• Know your building. Talk to your landlord about the power-outage protocol for apartments or condos with elevators or a key card door entry systems. If you have a garage, make sure you know how to open it manually. 

When a hurricane watch or warning is called:

A watch means that weather conditions could create a storm. A warning means that a storm is expected to be in a given area. Start preparing when a watch is called to make sure you have time to get ready. 

What to do when there is a hurricane watch: 

  • Charge all cell phones and other devices that you may need during a power outage. This list may include electronics such as laptop computers and headphones, or medical equipment, such as a portable oxygen tank.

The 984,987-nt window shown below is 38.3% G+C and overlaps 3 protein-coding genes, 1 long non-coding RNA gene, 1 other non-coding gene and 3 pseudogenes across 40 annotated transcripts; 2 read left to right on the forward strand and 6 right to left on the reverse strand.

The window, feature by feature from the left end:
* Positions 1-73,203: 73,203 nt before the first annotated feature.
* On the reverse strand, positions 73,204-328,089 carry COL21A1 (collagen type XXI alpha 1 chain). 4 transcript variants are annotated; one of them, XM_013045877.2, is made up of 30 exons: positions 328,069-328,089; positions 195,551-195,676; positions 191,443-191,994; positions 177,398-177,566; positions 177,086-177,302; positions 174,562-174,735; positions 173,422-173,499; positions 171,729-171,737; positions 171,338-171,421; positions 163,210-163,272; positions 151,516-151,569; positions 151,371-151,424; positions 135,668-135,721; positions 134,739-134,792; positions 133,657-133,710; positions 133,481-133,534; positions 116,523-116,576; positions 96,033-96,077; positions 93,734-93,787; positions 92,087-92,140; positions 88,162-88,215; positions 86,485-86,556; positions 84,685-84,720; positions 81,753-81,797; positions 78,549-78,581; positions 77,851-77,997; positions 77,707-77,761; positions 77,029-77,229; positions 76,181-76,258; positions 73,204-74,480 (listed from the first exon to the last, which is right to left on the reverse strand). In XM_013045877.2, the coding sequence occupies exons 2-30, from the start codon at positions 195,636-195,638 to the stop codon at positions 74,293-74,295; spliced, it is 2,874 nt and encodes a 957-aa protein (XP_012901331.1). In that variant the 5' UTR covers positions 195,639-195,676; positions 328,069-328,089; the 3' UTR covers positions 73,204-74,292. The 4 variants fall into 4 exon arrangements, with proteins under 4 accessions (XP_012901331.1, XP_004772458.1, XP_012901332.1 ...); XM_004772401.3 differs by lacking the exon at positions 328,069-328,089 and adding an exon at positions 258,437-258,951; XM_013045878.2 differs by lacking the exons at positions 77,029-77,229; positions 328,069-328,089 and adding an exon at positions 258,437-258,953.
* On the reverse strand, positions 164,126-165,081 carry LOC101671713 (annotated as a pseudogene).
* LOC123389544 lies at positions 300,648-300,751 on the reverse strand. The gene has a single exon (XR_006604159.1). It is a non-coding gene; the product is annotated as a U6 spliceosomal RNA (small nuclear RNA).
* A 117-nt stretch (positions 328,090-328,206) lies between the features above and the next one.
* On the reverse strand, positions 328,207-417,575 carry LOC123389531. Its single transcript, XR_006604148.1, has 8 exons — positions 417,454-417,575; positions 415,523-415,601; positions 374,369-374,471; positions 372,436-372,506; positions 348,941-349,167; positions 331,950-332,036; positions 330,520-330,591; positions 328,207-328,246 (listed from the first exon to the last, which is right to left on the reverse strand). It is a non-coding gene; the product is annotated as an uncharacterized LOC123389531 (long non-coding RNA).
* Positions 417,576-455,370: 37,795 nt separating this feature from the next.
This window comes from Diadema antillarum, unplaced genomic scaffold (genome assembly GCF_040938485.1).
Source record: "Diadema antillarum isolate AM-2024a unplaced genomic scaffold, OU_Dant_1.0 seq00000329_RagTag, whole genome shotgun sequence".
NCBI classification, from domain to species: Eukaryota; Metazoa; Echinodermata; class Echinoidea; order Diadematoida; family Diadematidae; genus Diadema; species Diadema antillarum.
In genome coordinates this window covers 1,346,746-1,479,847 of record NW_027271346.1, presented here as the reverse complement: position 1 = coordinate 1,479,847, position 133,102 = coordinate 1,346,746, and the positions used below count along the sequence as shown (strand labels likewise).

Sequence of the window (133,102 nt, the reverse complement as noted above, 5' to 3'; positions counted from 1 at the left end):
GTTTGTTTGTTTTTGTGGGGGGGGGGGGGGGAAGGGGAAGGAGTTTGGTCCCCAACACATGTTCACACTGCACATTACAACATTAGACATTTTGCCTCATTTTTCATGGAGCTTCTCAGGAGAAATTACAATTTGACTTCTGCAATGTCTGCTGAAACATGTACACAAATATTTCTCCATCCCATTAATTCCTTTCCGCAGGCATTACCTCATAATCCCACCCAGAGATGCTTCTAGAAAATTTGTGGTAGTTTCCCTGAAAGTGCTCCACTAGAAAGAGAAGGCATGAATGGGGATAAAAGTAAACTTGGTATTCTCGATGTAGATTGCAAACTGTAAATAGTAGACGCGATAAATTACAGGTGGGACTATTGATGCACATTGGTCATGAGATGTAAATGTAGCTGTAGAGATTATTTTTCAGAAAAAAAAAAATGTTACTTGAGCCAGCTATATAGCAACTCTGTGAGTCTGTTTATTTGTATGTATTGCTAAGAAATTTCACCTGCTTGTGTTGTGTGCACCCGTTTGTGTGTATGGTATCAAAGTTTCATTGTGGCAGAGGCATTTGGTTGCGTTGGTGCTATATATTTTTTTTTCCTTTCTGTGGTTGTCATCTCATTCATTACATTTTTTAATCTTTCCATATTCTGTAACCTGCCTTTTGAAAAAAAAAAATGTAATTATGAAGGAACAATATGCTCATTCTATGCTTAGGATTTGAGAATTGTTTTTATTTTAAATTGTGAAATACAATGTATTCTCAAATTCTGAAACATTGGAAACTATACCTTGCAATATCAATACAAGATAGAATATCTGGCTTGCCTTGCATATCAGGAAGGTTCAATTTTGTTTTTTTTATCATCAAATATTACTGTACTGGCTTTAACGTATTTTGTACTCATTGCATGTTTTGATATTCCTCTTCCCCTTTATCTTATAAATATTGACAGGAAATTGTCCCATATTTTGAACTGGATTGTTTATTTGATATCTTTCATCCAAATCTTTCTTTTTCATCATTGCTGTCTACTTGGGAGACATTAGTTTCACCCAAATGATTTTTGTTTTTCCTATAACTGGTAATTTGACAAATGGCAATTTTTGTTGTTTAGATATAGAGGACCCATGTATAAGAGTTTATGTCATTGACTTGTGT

• Make sure any backup power sources are ready to operate safely. 
  • Have flashlights available for your household.
  • Freeze containers of water in case of a power outage. 

What to do when there is a hurricane warning: 

  • Bring patio furniture inside. This will minimize the risk of dangerous debris blowing around. Do this early on or not at all – do not go outside if the wind gets too strong,
  • Unplug appliances and large electronics. This will protect them (and you) from electrical surges and floodwater.
  • Prepare your safe room. Gather all family members and make sure all your essential supplies are in the room with you.

How to prepare your emergency kit

You should always have an emergency kit in your home, but especially during hurricane season. This kit should include everything you and the members of your household need to survive for at least 72 hours. This includes:

  1. Clean water. Tap water may not be safe to drink after an emergency. Keep one gallon of water per person per day.